Latest figures show number of new households joining the retrofit scheme dwindled to just 33 in February

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The government has been urged to act to save the “beleaguered” Green Deal after the latest figures showed the number of new households joining the flagship retrofit scheme dwindled to just 33 last month.

The latest official figures from the Department of Energy & Climate Change showed the number of completed Green Deal plans, where the retrofit measures are installed and the household is paying off the costs of the measures through its energy bill, rose to 883 at the end
of February – up from 746 at the end of January.

However, overall the figures showed there were now 1,754 households with Green Deal plans in progress at the end of January, which is a rise of just 33 - or 2% -
on the number at the end of January.

The figures show a tailing off of the number of households entering into the Green Deal plan process in recent months (see graph above). After a rise of 305 new households joining the scheme in November, just 134 new households joined in December, which then fell to 109 in January, before hitting a trough of just 33 last month.

The numbers fall far short of expectations, with energy minister Greg Barker last year saying he expected 10,000 households to be signed up the Green Deal by the end of 2013.

The figures also showed a continued decline in the number of payments made through the government’s £125m cash-back scheme designed to drive Green Deal take-up, with just 421 payments made in February, down from 464 in January and a peak of 3,298 last June.

Just £2.8m has now been paid out through the £125m incentive scheme.

In response to the figures, the UK Green Building Council (UKGBC) urged the government to “throw a lifeline to the beleaguered scheme”.

UKGBC renewed its call for the government to step in to provide greater incentives to encourage uptake, such as a variable stamp duty that would nudge homeowners into taking action, along with consequential improvement proposals that would require energy efficiency work to be undertaken in building extensions.

John Alker, UKGBC director of policy said: “This is by the far the worst month on record for take-up of the Green Deal, with fewer new plans now than at the very beginning of the scheme.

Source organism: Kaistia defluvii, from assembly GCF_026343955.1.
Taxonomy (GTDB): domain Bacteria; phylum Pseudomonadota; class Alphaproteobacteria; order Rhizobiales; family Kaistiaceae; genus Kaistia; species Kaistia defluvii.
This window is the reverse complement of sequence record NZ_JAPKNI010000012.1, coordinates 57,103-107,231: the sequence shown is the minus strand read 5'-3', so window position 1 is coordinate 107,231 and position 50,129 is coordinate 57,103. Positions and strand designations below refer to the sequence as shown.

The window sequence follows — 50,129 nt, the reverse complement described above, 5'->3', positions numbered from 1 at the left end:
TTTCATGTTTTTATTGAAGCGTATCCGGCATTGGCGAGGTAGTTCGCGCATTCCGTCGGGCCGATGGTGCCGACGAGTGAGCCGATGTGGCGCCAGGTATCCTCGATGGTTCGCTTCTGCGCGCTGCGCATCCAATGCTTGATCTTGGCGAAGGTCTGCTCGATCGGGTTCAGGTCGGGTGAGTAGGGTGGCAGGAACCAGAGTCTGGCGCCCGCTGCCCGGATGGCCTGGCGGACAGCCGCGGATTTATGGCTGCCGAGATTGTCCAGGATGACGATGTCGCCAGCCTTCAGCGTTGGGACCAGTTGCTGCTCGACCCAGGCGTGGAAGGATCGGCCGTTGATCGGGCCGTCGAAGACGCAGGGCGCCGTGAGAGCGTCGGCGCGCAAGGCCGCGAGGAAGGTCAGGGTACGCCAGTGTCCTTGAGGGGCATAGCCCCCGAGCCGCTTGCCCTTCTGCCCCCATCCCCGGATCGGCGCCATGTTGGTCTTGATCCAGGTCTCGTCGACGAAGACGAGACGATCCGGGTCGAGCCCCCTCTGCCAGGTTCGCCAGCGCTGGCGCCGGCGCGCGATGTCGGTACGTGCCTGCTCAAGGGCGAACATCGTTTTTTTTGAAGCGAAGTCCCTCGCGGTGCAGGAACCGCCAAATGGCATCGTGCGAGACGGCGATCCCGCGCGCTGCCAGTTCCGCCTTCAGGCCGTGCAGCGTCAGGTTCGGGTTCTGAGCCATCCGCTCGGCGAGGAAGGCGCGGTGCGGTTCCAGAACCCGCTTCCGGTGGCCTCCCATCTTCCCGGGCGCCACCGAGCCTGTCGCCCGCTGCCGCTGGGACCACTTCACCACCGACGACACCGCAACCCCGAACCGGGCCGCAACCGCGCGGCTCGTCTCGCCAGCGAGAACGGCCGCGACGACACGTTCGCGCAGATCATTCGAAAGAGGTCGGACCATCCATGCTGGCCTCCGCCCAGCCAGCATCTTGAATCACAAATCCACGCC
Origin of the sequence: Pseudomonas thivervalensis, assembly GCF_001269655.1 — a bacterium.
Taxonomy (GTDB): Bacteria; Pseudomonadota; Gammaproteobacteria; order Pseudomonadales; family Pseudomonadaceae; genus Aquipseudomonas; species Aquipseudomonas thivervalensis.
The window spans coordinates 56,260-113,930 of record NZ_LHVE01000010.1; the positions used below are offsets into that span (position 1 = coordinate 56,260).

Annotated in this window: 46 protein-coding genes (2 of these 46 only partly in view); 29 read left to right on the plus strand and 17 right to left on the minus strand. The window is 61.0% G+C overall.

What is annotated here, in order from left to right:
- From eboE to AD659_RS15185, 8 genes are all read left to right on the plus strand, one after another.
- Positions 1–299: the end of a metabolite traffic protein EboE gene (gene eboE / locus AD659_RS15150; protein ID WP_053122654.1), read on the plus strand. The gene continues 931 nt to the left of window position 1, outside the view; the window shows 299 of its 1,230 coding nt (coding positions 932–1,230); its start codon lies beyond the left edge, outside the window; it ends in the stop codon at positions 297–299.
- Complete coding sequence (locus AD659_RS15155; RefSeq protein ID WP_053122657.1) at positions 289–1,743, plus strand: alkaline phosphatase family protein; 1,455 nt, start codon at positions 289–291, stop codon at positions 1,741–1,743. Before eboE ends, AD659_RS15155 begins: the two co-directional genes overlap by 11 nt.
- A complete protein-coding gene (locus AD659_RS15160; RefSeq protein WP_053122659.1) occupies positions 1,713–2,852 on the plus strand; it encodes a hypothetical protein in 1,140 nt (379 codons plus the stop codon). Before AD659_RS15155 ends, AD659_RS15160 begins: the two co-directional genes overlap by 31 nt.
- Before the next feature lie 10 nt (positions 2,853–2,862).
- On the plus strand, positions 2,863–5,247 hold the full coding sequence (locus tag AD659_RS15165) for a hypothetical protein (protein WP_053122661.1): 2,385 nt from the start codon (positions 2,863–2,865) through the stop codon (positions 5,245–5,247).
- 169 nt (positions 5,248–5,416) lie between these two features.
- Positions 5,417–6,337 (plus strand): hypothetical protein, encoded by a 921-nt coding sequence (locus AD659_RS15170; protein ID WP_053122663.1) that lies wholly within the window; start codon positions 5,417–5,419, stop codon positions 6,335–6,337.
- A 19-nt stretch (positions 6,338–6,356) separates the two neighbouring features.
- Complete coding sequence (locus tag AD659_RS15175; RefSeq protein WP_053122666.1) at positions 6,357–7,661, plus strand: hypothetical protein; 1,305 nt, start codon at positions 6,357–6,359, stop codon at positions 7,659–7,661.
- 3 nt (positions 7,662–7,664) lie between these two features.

“The scheme was always going to be something of a slow burner initially, but the number of new plans is reducing to a trickle.

“The government has already had its wake-up call, it is now crunch time.

“It needs to step in to reduce the cost of the finance plans, strengthen and make permanent tax incentives, and make energy efficiency a pre-requisite for anyone getting an extension this summer.”

On a more positive note, the figures showed there were 17,998 Green Deal assessments carried out in February, a rise of 18% on January, and the highest number of assessments carried out in a single month since the scheme was launched in January 2013.

In all there have now been 163,096 assessments carried out since the scheme was launched.

Meanwhile, the figures showed that the number of measures installed through the Green Deal’s sister scheme the Energy Companies Obligation (ECO) bounced back in January after a slump in December.

In all there were 73,002 retrofit measures installed through ECO in January, up 10% on December, but still below the 82,237 peak in November, which came before the government announced swingeing cuts to the scheme in the Autumn Statement in December.

The latest figures also showed there was a continued pick-up in the amount of work contracted through the ECO brokerage system in February, with the amount of work rising to £20.5m, up from £14.9m in January.

This comes after work contracted through the brokerage system collapsed to just £1.2m in December following the government’s announcement of cuts to the scheme.

However, the amount of ECO work contracted in February is still well down on the peak of £57.6m of work contracted in November.